27 Oct 2016

Australia legalizes 'the word'. Yes they've approved the use of the "F-bomb". Will the world follow suit?

The Curious Story of Malcolm Turnbull, the by Andrew P. StreetRecommended
Based on an article by Andrew P Street.
The unique beauty of swears is that they're marvellously versatile while also being refreshingly unambiguous. Telling someone that their work is of an unacceptable standard may be accurate, sure; but advising them to euphemistically ram said work into their southernmost hole adds an undeniable thrill to the conversation.

And thus the ruling on Tuesday by Sydney magistrate Geoffrey Bradd is great to hear, since it has determined that the use of my beloved f-bomb is legitimate language of protest and not offensive in a legal sense, when deployed in context.

As this blog will no doubt act as a source of information and instruction for generations to come, we shall use genteel alternatives for said f-word throughout, but readers from our distant, future should take note.
Please be assured that we actually effed and blinded all the time in our daily interactions, because we were so cool.

The best part is that deploying verbal sludge-blasts is now a legally recognised riposte to certain despicable persons and anti-marriage equality arguments generally.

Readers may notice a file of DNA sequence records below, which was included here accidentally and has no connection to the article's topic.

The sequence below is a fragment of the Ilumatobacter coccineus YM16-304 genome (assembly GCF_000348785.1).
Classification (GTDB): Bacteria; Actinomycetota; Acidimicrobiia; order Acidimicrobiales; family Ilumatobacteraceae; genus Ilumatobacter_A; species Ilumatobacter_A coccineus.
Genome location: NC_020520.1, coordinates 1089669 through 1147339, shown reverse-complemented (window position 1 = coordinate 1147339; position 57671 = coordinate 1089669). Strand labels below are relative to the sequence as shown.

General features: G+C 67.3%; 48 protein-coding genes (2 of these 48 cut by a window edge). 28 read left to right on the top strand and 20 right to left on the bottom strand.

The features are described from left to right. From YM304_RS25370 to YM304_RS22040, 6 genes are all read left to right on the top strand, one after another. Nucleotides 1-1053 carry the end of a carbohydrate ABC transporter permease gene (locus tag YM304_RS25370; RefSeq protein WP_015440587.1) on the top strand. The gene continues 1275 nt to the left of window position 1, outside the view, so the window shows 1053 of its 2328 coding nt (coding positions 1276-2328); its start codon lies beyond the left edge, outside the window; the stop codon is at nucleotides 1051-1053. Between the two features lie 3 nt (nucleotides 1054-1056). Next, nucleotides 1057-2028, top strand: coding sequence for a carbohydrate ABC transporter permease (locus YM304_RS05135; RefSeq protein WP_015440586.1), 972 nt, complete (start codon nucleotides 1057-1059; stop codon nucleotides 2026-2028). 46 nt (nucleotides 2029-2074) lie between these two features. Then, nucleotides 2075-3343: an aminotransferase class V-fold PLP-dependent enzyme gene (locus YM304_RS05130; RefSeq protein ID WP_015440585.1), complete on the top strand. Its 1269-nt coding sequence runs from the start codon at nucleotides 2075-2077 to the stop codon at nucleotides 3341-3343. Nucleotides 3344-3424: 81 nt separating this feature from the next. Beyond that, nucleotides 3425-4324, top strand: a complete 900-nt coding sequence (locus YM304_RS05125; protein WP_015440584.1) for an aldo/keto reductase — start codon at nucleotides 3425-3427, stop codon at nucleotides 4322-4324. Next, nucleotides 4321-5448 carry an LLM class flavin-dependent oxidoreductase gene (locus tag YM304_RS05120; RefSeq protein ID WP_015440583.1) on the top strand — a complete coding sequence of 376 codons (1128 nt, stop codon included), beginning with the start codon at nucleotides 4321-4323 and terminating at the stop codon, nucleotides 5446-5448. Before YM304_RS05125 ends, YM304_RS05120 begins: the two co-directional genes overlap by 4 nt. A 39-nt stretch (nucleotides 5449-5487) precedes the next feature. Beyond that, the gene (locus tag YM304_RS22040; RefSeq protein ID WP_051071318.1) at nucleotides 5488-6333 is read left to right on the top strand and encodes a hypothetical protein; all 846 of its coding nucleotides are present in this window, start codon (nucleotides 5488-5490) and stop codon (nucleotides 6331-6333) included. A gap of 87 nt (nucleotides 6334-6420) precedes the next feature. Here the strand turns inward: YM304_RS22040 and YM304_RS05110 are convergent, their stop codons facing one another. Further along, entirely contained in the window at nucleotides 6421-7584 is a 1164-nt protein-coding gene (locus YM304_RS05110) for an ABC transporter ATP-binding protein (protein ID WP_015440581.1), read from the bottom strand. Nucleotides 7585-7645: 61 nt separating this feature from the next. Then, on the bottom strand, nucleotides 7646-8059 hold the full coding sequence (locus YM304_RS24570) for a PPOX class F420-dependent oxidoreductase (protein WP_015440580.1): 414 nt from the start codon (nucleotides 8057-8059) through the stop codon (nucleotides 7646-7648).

This sets a spicy legal precedent ahead of what seems certain to be a whole lot of continuing protests after the same sex marriage plebiscite until it is humanely euthanized in the senate.

Most importantly, it recognises that abrasive language is useful, indeed valuable, and that the laws around its use have been used more often as a way to shut disagreeable people up than in recognition of delicate personal sensibilities - or, in the words of a solicitor "for too long been used as a social control applied disproportionately, marginalised and vulnerable people".

So now we know: swearing is a legitimate form of protest in Australia and language - and society - is the richer for it.

So let us f*** away with impunity, friends. However let's not waste 'the word' or use it frivolously. Its a word to be treated with reverence and used sparingly so that it doesn't loose its power.

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